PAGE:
Objective. Understanding the coordinated activity underlying brain computations requires large-scale, simultaneous recordings from distributed neuronal structures at a cellular-level resolution. One major hurdle to design high-bandwidth, high-precision, large-scale neural interfaces lies in the formidable data streams (tens to hundreds of Gbps) that are generated by the recorder chip and need to be online transferred to a remote computer. The data rates can require hundreds to thousands of I/O pads on the recorder chip and power consumption on the order of Watts for data streaming alone. One of the solutions is to reduce the bandwidth of neural signals before transmission. Approach. We developed a deep learning-based compression model to reduce the data rate of multichannel action potentials. The proposed compression model is built upon a deep compressive autoencoder (CAE) with discrete latent embeddings. The encoder network of CAE is equipped with residual transformations to extract representative features from spikes, which are mapped into the latent embedding space and updated via vector quantization (VQ). The indexes of VQ codebook are further entropy coded as the compressed signals. The decoder network reconstructs spike waveforms with high quality from the quantized latent embeddings through stacked deconvolution. Main results. Extensive experimental results on both synthetic and in vivo datasets show that the proposed model consistently outperforms conventional methods that utilize hand-crafted features and/or signal-agnostic transformations and compressive sensing by achieving much higher compression ratios (20-500) and better or comparable reconstruction accuracies. Testing results also indicate that CAE is robust against a diverse range of imperfections, such as waveform variation and spike misalignment, and has minor influence on spike sorting accuracy. Furthermore, we have estimated the hardware cost and real-time performance of CAE and shown that it could support thousands of recording channels simultaneously without excessive power/heat dissipation. Significance. The proposed model can reduce the required data transmission bandwidth in large-scale recording experiments and maintain good signal qualities, which will be helpful to design power-efficient and lightweight wireless neural interfaces. We have open sourced the code implementation of the work at https://github.com/tong-wu-umn/spike-compression-autoencoder.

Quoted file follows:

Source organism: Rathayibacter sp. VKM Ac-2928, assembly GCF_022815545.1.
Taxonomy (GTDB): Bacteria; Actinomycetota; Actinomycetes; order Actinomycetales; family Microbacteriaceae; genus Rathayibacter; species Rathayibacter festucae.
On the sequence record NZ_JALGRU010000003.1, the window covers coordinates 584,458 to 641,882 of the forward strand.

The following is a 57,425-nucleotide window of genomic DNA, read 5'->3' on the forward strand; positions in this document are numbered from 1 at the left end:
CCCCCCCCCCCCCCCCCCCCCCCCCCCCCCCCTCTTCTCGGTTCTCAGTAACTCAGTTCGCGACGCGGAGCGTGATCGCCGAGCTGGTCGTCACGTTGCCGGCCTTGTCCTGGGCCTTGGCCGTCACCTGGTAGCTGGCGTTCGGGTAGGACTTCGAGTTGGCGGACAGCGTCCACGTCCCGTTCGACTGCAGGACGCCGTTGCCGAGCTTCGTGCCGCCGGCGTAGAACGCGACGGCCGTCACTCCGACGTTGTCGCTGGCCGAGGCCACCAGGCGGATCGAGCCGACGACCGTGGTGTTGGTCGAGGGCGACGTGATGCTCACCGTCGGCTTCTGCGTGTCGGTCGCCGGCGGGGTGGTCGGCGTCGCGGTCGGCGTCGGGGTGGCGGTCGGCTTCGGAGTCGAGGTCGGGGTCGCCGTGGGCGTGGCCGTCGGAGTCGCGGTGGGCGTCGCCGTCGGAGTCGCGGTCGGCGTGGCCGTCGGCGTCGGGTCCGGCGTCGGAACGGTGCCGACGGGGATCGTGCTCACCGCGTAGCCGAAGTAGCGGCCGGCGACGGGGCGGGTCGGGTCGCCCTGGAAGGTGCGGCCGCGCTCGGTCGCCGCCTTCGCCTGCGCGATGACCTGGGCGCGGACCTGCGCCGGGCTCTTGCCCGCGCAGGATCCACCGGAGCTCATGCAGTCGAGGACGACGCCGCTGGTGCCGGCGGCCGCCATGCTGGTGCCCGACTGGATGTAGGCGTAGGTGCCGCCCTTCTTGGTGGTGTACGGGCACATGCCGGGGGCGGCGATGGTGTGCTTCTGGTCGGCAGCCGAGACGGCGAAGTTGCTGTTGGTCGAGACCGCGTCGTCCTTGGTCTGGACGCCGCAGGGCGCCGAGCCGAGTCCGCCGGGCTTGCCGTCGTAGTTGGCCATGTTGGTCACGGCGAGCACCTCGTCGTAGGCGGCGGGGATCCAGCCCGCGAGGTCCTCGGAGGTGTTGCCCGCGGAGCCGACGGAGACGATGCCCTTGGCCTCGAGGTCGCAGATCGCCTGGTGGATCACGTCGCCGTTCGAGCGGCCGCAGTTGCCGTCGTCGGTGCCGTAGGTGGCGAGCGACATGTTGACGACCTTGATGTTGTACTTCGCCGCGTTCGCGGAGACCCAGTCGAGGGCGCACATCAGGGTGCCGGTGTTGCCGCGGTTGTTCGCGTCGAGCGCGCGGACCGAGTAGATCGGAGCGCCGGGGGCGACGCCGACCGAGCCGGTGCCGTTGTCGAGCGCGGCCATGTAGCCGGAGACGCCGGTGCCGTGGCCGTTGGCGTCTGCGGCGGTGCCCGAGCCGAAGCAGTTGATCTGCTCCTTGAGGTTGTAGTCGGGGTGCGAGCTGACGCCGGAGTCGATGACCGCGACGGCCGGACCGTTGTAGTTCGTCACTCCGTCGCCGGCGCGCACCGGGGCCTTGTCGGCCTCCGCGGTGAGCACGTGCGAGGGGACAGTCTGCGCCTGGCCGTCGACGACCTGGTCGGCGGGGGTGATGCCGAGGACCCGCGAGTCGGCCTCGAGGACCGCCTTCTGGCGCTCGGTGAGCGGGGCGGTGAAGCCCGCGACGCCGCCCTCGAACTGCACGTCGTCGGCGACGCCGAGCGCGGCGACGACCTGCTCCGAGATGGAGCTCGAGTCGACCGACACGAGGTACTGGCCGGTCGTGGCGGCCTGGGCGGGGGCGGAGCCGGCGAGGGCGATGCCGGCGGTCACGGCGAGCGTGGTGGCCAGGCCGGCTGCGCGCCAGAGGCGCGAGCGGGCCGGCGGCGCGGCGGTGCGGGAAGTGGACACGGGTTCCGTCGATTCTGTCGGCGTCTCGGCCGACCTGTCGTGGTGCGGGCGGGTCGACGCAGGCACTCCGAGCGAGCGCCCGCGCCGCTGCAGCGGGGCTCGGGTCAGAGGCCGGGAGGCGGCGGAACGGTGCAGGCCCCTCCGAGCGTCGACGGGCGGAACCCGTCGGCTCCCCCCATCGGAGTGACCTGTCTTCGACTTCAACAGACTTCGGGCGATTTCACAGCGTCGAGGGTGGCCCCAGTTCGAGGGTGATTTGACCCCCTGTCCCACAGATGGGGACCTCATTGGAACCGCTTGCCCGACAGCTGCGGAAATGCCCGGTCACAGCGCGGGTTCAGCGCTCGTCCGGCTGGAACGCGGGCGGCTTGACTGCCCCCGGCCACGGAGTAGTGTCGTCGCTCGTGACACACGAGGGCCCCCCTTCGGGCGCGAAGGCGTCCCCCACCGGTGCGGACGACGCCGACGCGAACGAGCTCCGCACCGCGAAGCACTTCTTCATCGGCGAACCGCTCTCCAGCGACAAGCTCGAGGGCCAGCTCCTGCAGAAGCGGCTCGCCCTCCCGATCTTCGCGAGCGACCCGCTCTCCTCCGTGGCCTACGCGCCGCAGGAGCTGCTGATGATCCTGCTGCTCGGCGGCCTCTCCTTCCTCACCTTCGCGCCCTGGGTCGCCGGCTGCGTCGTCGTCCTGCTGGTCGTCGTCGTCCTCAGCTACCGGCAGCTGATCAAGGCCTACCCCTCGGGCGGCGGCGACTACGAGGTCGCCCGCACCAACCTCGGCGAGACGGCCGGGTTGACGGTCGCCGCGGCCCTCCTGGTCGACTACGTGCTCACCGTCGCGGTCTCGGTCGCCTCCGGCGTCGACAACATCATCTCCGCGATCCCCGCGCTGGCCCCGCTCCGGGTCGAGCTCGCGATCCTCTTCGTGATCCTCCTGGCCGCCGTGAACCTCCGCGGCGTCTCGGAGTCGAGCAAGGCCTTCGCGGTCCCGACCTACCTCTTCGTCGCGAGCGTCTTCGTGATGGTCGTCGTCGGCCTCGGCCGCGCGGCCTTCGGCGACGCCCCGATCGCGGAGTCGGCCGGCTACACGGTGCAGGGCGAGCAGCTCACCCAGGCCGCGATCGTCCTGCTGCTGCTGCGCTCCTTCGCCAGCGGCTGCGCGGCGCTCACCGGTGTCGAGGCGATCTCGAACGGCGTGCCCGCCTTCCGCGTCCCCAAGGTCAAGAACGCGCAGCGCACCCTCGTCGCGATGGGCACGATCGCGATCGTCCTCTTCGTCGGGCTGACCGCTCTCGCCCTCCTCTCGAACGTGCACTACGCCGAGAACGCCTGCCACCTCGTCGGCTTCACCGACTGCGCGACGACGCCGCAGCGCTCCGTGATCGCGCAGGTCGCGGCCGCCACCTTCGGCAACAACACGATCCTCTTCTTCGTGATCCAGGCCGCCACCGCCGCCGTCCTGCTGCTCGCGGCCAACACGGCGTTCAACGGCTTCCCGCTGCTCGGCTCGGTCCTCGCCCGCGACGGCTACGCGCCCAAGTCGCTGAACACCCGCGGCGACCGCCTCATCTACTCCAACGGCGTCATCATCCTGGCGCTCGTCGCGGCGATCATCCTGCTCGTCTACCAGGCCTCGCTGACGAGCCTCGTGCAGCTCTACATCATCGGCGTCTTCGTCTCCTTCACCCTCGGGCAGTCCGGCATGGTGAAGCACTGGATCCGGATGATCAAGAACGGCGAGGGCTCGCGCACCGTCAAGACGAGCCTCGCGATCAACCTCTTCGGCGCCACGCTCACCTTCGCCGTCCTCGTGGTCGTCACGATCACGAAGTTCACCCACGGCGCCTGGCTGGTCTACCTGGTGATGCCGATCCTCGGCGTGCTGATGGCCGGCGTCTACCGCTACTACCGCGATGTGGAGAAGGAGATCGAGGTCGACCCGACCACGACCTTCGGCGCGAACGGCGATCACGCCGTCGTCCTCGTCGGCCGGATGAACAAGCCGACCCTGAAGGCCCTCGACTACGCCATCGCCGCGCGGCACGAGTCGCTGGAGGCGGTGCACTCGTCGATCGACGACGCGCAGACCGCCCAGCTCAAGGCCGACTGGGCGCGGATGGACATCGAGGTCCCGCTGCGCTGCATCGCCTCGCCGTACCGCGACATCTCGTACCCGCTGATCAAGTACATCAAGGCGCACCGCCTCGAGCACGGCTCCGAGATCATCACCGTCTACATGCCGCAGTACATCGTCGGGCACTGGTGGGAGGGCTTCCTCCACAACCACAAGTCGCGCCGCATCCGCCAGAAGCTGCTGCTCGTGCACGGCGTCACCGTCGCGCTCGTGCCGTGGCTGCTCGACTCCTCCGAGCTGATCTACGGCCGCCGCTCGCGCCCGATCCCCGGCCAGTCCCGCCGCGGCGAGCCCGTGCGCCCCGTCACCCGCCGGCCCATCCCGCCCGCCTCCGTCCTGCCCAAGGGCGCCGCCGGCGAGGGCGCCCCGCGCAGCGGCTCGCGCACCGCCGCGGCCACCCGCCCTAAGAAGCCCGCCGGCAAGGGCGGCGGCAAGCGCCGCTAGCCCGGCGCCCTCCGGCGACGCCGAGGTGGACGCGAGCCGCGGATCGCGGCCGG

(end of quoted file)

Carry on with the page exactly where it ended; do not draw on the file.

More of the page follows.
- deep neural network
- large-scale neural signal processing
- on-chip data compression
- vector quantization